Hoarding: Skills-based Treatment & Assessment


SKU: LD - 111 Categories: ,


While hoarding is not a new problem, it has finally achieved the status of becoming its own diagnosable condition. Hoarding can impact people’s lives significantly, from the personal distress that the hoarding can cause to family discord and even health concerns of those in the home due to mold and infestation.

Hoarding can be dangerous if there is a shift of items that traps someone or if there is a fire in the home. In fact, a study out of Melbourne, Australia found that hoarding homes account for less than 1% of all house fires, but 24% of house fire fatalities (WPI).

Interventions for individuals who hoard should be multifaceted to ensure successful treatment. Clinicians should assess for acquiring, saving, and discarding/disorganization behaviors. It is also important to assess for executive functioning, decision-making ability, as well as possible ADHD symptoms. Further, the items themselves must be evaluated for sentimental (emotion), instrumental (useful), and intrinsic (beauty) value.

In this course we will review the basics of hoarding, the influences of acquiring and saving and disorganization, and the value that is placed on items. Further, areas of focus, such as attention, decision-making, and executive functioning will be reviewed. Case examples will be discussed from the presenter’s personal cases, as well as his cases from the show, Hoarding: Buried Alive.

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a). Learn how Hoarding is defined in the DSM-5 and is no longer considered a subset of OCD, but its own diagnosis.

b). Learn how to apply the basics of CBT for Hoarding to cases that are referred to you, including assessing areas such as executive functioning, attention, and decision-making.

c). Learn how to approach working with individuals who hoard to clean out their living space in a way that is humane and honoring of their possessions.


Target Audience:

The target audience for this event includes psychologists, licensed clinical social workers, licensed counselors, MFT’s, and other clinical mental health professionals.


Instructional Level: Intermediate

Instructor(s): Patrick B. McGrath, Ph.D.

Material Author(s): Patrick B. McGrath, Ph.D.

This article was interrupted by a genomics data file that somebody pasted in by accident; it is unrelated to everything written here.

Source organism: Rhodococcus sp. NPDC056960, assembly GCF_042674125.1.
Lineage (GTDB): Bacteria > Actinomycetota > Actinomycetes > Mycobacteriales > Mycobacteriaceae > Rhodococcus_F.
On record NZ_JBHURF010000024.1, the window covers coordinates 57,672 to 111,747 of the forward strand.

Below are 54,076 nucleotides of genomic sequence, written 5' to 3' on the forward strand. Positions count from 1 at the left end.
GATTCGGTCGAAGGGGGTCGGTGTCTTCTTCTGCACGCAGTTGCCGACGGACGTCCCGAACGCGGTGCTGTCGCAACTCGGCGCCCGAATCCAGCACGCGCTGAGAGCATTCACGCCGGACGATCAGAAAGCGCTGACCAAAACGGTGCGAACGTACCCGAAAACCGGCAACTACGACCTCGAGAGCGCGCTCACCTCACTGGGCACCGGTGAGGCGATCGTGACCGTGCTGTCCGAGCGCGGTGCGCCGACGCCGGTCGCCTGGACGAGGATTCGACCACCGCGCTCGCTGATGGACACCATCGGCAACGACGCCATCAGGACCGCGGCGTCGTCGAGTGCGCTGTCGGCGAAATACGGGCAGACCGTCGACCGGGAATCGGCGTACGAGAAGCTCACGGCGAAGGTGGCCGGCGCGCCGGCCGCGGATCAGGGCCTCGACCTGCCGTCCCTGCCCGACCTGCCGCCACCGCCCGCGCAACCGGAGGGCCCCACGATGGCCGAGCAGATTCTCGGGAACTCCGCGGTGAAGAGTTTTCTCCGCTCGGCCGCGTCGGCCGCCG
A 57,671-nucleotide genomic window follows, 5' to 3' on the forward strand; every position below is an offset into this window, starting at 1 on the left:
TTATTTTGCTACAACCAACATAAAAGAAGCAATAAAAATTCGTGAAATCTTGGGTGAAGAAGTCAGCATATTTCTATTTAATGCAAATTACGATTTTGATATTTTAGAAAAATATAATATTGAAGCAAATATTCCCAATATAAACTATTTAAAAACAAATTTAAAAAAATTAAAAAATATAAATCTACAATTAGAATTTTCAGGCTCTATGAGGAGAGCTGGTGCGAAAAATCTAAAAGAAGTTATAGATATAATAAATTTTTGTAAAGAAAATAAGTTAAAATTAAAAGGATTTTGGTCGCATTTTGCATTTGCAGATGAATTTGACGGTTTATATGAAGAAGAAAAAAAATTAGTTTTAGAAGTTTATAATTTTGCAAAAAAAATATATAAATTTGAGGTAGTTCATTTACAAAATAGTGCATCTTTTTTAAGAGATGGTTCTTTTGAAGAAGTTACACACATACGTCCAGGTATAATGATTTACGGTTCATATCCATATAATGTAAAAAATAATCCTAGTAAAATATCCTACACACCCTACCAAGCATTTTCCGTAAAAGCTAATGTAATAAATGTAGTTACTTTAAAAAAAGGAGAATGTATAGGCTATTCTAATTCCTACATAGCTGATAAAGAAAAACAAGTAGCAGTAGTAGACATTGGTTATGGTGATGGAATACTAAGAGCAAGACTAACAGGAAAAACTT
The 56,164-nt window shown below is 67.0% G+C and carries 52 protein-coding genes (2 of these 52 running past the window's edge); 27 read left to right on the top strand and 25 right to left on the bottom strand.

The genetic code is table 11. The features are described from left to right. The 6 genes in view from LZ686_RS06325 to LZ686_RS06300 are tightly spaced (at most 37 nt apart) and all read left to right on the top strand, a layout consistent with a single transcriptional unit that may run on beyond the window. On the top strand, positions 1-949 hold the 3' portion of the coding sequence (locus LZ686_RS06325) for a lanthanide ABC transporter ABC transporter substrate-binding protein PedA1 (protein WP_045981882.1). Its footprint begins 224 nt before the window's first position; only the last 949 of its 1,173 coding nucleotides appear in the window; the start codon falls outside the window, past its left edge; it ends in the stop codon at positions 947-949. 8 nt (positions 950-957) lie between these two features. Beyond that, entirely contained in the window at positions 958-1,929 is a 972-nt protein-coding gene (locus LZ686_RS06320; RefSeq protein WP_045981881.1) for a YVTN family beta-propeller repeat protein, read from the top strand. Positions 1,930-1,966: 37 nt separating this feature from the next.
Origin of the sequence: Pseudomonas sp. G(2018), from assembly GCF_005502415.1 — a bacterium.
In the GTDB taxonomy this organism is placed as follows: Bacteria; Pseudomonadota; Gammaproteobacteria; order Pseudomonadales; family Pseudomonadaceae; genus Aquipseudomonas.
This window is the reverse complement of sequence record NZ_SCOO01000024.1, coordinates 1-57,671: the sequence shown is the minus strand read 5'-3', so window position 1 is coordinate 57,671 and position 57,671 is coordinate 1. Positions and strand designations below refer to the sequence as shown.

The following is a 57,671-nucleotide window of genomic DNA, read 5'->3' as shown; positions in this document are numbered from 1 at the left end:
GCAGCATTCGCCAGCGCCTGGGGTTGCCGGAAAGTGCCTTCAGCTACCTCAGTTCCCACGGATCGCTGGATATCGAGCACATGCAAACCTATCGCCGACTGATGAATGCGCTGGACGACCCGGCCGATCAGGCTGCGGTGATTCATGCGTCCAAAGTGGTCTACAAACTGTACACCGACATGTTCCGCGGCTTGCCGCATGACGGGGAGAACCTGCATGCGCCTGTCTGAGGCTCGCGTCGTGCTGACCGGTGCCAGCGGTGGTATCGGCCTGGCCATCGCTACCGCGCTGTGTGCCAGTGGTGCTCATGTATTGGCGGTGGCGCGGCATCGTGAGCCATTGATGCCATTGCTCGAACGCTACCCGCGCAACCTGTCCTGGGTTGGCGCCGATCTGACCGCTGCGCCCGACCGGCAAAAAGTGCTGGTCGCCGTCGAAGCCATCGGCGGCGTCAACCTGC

Patrick B. McGrath, Ph.D. is the author of The OCD Answer Book and the workbook Don’t Try Harder, Try Different. He is the Head of Clinical Services and Lead Psychologist at Amita Health, (Residential Treatment for Anxiety, OCD and PTSD located in the Chicago Area), President of the Anxiety Center in Illinois, USA, President OCD Midwest USA, and Fellow at the Association of Cognitive and Behavioral Therapies Association. Currently, Dr. McGrath directs both a Partial Hospitalization and an Intensive Outpatient Program for OCD and anxiety. He is the Co-Director of the School Anxiety/School Refusal Program and was awarded a grant from the Illinois Department of Veterans Affairs to begin a PTSD treatment program for returning veterans from Iraq. In addition to treating clients, Dr. McGrath trains students from graduate schools across the metropolitan Chicago area and provides training on anxiety disorders. Dr. McGrath’s postdoctoral fellowship was at the St. Louis Behavioral Medicine Institute. His experience includes leading the Cognitive-Behavioral Therapy (CBT) component at Michigan State University’s Counselling Center and launching the Anxiety Services Program at Linden Oaks Hospital at Edward in Naperville, Illinois, treating individuals with intensive CBT and Exposure and Response Prevention therapy for all anxiety disorders. Dr. McGrath is a regular speaker at conferences for the Obsessive Compulsive Foundation (for which he is on the Scientific Advisory Board), the Anxiety Disorders Association of America and the Association for Behavioral and Cognitive Therapies. He has been featured on PBS television in Chicago for his work on PTSD, as well as in the Chicago Tribune, Daily Herald and on over 300 radio stations across the USA including WGN, The Sally Jesse Raphael Show and National Public Radio. He has also been featured on the documentary “Anxious” for the Discovery Health Channel, and three episodes of “Hoarding: Buried Alive” for The Learning Channel.

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